Wollmeise

I was chatting to Wollmeise owner, and she was saying she no longer sees the colours as everyone else does, she just sees imperfections as she strives for newer better colourways.

Lindsay Roberts did me proud displaying both my shawl designs, Gujarati Diamond and Dreaming Daisy, prominently on her stall. I headed around there regularly in case anyone needed any pattern support:

Border Tart stall

Jess at Ginger Twist kindly had my new sock design, Fair Flooer, displayed with her sock yarns on here stall. Lots of lovely bright colours on her stall including Jess and a customer – Redheads unite!!

Ginger Twist

More bright colours in abundance on the Rainbow Heirloom stall:

Rainbow Heirloom Yarns

With beautiful designs from Tin Can Knits, that’s the Vivid Blanket on display:

Tin Can Knits

Which you can buy in kits in their clever colourways.

 

One of the new discoveries of the festival for me was the daughter of a shepherd stall. It was the first stall with a queue on Friday morning, and a lot of the people queuing were designers and other stallholders. This is all because of the story behind the stall, from Rachel Atkinson, whose Father was offered a pittance for the wool from his flock by the Wool Marketing Board, and decided to get the wool spun and sell it directly to knitters. This was the first blog post she wrote about it, read the whole story in these posts.

 

On Friday night there was a ceiligh:

Ceilidh 3

It was a good opportunity to relax and kick up our heels:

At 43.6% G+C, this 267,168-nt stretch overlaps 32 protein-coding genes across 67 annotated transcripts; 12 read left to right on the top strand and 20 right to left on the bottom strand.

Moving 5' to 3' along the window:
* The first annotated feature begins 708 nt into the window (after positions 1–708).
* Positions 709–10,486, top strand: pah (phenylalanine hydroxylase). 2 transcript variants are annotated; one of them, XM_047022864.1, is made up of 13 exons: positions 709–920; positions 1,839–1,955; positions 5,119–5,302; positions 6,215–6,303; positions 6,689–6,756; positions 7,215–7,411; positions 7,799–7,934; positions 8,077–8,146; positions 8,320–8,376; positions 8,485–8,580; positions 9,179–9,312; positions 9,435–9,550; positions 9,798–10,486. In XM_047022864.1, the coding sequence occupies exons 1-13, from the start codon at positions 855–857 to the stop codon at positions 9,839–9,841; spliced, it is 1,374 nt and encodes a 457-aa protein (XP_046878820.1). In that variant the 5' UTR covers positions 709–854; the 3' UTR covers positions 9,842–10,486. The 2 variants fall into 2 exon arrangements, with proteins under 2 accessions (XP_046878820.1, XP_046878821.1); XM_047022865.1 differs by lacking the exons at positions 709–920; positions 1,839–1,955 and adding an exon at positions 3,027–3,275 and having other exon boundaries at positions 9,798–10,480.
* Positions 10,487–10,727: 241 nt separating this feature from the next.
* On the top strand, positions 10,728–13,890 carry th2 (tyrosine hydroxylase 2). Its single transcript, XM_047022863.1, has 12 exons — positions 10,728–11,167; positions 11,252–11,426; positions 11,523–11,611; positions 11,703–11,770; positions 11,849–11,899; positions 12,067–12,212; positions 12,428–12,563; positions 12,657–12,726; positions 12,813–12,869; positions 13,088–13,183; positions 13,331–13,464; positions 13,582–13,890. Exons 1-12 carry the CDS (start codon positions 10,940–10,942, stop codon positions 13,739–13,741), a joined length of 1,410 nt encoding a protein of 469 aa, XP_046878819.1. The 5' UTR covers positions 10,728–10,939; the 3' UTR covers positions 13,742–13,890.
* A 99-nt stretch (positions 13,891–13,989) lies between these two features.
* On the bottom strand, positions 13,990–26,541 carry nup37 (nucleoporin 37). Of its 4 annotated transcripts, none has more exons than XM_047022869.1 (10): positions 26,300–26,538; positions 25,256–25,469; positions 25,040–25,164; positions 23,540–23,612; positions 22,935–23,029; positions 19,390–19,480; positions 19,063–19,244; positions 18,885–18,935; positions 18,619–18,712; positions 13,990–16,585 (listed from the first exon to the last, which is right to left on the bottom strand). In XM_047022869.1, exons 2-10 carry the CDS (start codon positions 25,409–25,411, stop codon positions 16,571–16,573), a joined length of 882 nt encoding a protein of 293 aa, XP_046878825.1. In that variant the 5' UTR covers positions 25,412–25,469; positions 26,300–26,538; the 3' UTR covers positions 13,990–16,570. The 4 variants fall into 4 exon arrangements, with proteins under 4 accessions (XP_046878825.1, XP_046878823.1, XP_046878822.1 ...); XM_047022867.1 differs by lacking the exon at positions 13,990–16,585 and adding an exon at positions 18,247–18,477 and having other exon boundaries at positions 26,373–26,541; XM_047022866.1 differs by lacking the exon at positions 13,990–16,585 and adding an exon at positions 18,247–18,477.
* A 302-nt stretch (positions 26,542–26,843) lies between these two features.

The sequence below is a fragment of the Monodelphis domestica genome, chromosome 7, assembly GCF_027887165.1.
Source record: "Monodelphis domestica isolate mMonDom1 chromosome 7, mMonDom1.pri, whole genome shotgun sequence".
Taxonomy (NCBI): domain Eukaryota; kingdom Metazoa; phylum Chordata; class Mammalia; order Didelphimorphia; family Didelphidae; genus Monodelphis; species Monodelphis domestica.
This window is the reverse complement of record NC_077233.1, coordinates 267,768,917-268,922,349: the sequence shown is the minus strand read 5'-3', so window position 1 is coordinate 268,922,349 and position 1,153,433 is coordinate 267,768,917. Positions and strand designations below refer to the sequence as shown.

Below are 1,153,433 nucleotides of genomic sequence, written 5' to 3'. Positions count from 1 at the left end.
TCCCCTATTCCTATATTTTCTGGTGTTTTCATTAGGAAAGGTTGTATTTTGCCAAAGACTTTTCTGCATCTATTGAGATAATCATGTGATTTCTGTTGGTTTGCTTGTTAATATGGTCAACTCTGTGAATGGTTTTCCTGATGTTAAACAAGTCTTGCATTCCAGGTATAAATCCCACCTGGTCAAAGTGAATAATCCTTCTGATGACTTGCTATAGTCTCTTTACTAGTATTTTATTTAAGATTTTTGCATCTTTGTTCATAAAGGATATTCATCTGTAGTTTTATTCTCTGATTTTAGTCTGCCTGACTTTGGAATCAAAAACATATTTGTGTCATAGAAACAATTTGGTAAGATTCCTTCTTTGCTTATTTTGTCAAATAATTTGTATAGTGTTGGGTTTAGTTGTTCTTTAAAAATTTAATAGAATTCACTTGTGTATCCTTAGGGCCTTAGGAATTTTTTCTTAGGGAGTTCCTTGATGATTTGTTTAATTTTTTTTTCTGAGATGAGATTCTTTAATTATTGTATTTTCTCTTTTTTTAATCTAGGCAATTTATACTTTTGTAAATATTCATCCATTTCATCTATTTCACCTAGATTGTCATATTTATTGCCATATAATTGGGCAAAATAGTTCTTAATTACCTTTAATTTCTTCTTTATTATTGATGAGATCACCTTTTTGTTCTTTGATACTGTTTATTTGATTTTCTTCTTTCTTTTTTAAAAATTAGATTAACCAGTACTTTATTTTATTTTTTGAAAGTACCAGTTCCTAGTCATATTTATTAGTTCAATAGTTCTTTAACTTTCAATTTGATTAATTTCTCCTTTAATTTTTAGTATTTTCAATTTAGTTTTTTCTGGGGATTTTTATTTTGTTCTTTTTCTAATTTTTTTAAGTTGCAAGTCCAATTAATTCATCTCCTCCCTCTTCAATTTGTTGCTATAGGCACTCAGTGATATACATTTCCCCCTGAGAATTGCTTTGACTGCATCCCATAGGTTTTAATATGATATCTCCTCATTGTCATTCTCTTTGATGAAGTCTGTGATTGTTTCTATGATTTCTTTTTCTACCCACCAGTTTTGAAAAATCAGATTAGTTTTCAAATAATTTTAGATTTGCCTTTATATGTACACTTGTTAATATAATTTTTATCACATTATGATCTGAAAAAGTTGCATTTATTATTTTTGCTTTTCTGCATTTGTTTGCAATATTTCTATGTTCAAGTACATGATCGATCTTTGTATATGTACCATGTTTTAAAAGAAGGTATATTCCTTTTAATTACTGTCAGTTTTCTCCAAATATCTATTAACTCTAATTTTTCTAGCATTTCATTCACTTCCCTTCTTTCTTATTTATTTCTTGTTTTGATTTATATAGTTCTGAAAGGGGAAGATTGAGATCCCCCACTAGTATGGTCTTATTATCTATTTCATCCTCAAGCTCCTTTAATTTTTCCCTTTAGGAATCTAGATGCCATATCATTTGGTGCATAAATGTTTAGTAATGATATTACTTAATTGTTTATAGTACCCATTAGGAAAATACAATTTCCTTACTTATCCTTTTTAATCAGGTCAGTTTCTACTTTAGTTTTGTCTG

Ceilidh 1

Ceilidh 2

Edinburgh Yarn Festival organiser, Mica and knitting pattern designer, Ysolda led the way:

Mica & Ysolda

 

So we were all ready to do it all again on Saturday. Time to consolidate and complete purchases, and chat to old and new friends.

Sigi, one of my fellow volunteers, proudly showed my her Style Award ribbon bestowed on her by the knitting pattern designer, Stephen West. She is wearing a Stephen West Shawl and jacket.

Sigi Style

I caught designers, Kate Davies and Amy Detjen hanging out on Ysolda’s stall with stall holders, Becca and Sarah:

Amy, Kate, Sarah & Becca

Alison and Laura in matching Carnaby skirts:

Carnaby Skirt

I was introduced to the Sockmatician, Nathan Taylor, in his beautiful shawl, one of his unpublished designs:

Nathan Taylor

Although the festival was very much an international affair, I felt there was a strong emphasis on British wool. I got to chat with Louise Scollay, who does the Knit British podcast, and Isla Davison, from Brit Yarns, and Carol Christiansen, from Shetland Museum, all of them passionate about British wool and our knitting traditions, techniques and culture.

 

Of course, I did some shopping. I was fairly restrained.

I wanted to make a Utilitarian Sweater in Tunisian Crochet, it’s a 2 colour design, and I had just been given 2 skeins of Baa Ram Ewe Titus in the Wesley Bob colourway (red), and I was looking for a second colour. I found it on Easy Knits stall, Big Boy, in a lovely hand dyed burnt orange. I bought a crochet hook while I was there, and started the project during the festival:

Big Boy and Titus yarns